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Konkani Sites

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Temples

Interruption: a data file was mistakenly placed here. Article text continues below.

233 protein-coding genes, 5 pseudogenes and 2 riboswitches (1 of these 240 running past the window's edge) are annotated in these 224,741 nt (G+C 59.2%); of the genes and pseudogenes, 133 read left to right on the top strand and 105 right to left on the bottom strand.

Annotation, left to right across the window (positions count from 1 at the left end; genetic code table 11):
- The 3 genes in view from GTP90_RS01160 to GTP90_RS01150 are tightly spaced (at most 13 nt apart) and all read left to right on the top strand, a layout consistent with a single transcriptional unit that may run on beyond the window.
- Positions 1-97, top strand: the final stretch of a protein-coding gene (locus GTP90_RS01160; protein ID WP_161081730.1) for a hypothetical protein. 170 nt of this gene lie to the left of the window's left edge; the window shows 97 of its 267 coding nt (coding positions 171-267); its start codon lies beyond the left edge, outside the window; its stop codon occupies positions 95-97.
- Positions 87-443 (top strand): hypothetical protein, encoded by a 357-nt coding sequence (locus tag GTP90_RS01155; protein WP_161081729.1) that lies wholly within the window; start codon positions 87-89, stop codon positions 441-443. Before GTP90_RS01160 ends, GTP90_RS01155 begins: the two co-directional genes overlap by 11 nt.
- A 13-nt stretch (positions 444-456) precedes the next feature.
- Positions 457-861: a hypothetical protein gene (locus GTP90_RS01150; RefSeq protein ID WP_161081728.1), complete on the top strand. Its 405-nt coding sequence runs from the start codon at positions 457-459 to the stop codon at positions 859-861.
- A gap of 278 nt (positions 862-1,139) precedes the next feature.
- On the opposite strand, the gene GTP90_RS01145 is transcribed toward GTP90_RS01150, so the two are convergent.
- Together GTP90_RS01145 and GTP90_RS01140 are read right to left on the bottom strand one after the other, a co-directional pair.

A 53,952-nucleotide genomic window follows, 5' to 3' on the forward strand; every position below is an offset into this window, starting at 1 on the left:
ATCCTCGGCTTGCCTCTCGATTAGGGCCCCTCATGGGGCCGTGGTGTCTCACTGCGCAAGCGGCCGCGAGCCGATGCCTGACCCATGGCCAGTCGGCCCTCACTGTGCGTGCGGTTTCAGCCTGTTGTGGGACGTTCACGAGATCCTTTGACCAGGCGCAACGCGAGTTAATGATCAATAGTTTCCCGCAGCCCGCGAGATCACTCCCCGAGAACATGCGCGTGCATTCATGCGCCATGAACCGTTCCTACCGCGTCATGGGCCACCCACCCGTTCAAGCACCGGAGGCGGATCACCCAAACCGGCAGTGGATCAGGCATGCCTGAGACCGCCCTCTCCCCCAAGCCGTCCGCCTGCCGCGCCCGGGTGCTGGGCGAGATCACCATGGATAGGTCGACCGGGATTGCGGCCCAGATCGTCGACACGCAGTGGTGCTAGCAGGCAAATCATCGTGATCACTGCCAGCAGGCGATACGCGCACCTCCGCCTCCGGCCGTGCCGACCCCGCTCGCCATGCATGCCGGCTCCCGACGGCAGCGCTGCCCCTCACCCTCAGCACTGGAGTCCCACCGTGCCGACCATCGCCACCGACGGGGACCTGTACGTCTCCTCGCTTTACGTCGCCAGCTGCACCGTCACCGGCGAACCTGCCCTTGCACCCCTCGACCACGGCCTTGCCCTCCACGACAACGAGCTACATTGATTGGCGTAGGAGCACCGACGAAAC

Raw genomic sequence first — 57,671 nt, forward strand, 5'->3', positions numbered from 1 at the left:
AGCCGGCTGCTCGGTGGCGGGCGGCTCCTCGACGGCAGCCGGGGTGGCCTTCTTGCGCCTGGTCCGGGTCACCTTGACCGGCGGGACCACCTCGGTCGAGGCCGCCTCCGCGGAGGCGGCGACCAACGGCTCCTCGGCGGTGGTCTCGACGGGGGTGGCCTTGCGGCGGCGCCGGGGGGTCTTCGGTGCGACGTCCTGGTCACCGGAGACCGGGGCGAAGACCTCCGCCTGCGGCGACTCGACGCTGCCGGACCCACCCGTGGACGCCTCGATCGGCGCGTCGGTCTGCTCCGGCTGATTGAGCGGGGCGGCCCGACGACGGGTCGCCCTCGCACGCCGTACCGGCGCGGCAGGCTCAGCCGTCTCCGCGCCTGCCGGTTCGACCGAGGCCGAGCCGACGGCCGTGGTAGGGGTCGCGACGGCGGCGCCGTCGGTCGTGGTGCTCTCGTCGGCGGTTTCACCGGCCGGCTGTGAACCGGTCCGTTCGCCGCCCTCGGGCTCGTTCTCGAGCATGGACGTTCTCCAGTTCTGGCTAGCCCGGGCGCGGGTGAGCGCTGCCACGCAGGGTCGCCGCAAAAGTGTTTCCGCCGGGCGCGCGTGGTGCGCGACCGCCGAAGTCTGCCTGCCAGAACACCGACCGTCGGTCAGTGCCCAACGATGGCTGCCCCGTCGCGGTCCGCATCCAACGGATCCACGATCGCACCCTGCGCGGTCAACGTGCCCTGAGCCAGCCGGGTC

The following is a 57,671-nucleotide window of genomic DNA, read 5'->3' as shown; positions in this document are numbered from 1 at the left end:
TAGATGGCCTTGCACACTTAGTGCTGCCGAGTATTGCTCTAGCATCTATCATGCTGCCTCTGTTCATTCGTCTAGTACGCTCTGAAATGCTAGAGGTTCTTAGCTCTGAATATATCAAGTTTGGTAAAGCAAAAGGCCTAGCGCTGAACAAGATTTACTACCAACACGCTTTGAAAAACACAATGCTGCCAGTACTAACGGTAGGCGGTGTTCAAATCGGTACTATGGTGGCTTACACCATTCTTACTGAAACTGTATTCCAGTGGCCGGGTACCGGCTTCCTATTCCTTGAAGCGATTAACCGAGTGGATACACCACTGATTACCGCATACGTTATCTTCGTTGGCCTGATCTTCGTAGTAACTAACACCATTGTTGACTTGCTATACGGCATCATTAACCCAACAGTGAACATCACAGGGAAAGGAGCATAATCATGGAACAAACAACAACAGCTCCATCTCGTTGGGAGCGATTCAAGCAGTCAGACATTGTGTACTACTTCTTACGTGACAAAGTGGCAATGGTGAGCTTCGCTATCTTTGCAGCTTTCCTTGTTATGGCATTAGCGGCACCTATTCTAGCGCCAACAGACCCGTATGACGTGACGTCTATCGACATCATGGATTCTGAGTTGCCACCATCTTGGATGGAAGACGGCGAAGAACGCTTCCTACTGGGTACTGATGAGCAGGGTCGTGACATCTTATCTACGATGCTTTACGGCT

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  1. April 28, 2008 at 13:27Priyank,Hope it’s all right to respond to sonmhtieg you posted nearly three years ago.As a Marathi married to a Mangalore Konkani GSB, I appreciate your not making the common Marathi imperialist mistake of calling Konkani a dialect. Most Konkani speakers south of Goa strongly contest that assertion, and even in the stretch from Rajapur-Kankavali southwards to Goa, although they speak Marathi (in fact most of the outstanding Goan Hindu literary figures such as Ba. Bha. Borkar Bakibab and Ravindra Kelekar, are equally acclaimed for their literary contributions to both the languages).My own take is that until about the 14th-15th c. the two were the same language. The Marathi of the Dnyaneswari could equally well be considered Konkani (and Dnyaneshwar, remember, was from far inland, Paithan). Possibly the coastal and interior forms started evolving differently sometime soon after Dnyaneshwar, and the distinctive identities that we know today emerged.About the current geolinguistic spread of Konkani , I would say the cadences start appearing from around Vasai (north of that, up to Daman, is an interface area of Southern Gujarati, Marathi overflow from Khandesh and Nashik, and the tribal languages of the interior); the character becomes quite distinct by the time you reach Rajapur; from there south to Sawantwadi, Vengurla and Banda it is called Malvani; and then, when you cross the Terekhol creek, the realm of Konkani proper begins. By the time you reach South Canara it has acquired shades of Kannada and Tulu; and past Mangalore, from Kasargode southwards, the Malyalam influence comes becomes evident. So if one were to conceptualise a Vishal Konkan , it would stretch roughly from Vasai to Kochi.Incidentally, the script situation is slightly more complicated than you suggest. The Goan Christians use the Roman script. The Hindus use Devanagari. And from Karwar to Mangalore, it is mainly a spoken language, but if one has to write the preferred script is Kannada. As a matter of fact, for most Konkani speakers from the Kanaras, even the preferred language of written communication is either Kannada or English.Finally, I laud your ambition to learn it, but don’t be so sure you will pick it up soon. The phonetics, the nasalisation and stresses of accent are very subtly nuanced. The shuddha Marathi speaker almost inevitably murders them by exaggeration. But it’s worth giving it a try anyway. A far more musical language than modern Marathi. One does not have to look as far as Bengali or Gujarati to realise that Marathi is by far more abrasive. And Konkani reminds us that it does not have to be so. Reply

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